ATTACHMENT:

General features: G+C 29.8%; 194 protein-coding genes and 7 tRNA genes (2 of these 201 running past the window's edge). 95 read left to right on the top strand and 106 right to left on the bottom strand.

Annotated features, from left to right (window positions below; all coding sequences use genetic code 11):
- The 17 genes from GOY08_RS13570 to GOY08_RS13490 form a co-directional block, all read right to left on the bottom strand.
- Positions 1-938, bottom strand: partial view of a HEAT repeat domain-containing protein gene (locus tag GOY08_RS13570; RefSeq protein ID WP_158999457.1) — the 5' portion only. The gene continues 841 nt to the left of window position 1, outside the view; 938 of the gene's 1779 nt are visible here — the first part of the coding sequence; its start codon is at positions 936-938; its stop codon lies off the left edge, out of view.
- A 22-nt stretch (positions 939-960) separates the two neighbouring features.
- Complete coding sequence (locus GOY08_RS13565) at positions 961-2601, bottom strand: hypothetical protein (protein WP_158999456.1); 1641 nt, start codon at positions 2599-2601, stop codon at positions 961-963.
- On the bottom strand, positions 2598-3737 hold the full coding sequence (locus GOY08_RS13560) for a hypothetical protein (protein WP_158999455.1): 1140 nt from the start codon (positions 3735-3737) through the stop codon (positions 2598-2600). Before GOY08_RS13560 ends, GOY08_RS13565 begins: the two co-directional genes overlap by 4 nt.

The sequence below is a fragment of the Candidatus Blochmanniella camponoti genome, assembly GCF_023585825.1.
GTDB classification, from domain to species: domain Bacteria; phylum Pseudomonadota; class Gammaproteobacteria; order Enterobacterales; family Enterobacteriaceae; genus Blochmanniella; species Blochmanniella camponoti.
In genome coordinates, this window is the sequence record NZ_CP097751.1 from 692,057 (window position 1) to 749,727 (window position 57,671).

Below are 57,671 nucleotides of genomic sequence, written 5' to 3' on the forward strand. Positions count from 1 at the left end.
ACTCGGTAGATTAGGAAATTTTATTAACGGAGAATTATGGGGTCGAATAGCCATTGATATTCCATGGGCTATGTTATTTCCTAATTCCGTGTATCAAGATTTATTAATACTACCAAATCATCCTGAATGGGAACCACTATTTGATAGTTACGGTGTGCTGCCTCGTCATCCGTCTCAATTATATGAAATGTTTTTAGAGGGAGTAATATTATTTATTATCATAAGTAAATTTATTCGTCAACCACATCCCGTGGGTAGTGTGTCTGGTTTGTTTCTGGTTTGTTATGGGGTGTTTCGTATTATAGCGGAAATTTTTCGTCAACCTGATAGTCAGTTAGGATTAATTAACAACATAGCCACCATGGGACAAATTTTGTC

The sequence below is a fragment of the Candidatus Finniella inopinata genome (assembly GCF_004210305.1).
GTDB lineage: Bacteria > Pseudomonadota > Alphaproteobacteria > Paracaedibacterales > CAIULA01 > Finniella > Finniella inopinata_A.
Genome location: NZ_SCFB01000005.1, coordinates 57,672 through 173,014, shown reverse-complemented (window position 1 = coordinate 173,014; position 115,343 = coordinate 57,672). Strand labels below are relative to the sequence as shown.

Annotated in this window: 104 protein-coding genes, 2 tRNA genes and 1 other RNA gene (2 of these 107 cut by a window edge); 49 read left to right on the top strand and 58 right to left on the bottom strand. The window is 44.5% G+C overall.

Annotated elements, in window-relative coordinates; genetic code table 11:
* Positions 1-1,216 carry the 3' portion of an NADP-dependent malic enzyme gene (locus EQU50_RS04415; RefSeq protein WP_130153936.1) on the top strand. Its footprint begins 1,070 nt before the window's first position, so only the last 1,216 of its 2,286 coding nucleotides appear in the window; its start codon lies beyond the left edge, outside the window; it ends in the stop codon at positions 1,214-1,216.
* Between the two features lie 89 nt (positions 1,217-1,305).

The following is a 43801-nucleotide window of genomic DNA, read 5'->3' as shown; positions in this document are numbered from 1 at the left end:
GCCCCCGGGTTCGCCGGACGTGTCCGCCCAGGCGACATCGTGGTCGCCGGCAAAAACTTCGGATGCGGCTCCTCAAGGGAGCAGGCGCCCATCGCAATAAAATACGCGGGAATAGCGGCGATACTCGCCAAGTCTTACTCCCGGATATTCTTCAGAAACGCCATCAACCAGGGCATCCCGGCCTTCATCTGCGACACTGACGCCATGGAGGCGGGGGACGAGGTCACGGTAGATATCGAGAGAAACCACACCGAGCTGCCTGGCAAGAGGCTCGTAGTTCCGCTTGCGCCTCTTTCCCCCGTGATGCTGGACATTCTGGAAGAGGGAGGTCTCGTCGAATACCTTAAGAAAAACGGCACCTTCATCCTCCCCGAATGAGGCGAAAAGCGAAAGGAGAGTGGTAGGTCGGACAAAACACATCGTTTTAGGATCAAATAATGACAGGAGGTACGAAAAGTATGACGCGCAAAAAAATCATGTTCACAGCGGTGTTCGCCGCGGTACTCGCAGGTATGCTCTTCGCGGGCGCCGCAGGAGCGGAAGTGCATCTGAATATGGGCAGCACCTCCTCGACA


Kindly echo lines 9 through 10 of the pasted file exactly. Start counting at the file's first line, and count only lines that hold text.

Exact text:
GTDB classification, from domain to species: domain Bacteria; phylum Pseudomonadota; class Gammaproteobacteria; order Enterobacterales; family Enterobacteriaceae; genus Blochmanniella; species Blochmanniella camponoti.
In genome coordinates, this window is the sequence record NZ_CP097751.1 from 692,057 (window position 1) to 749,727 (window position 57,671).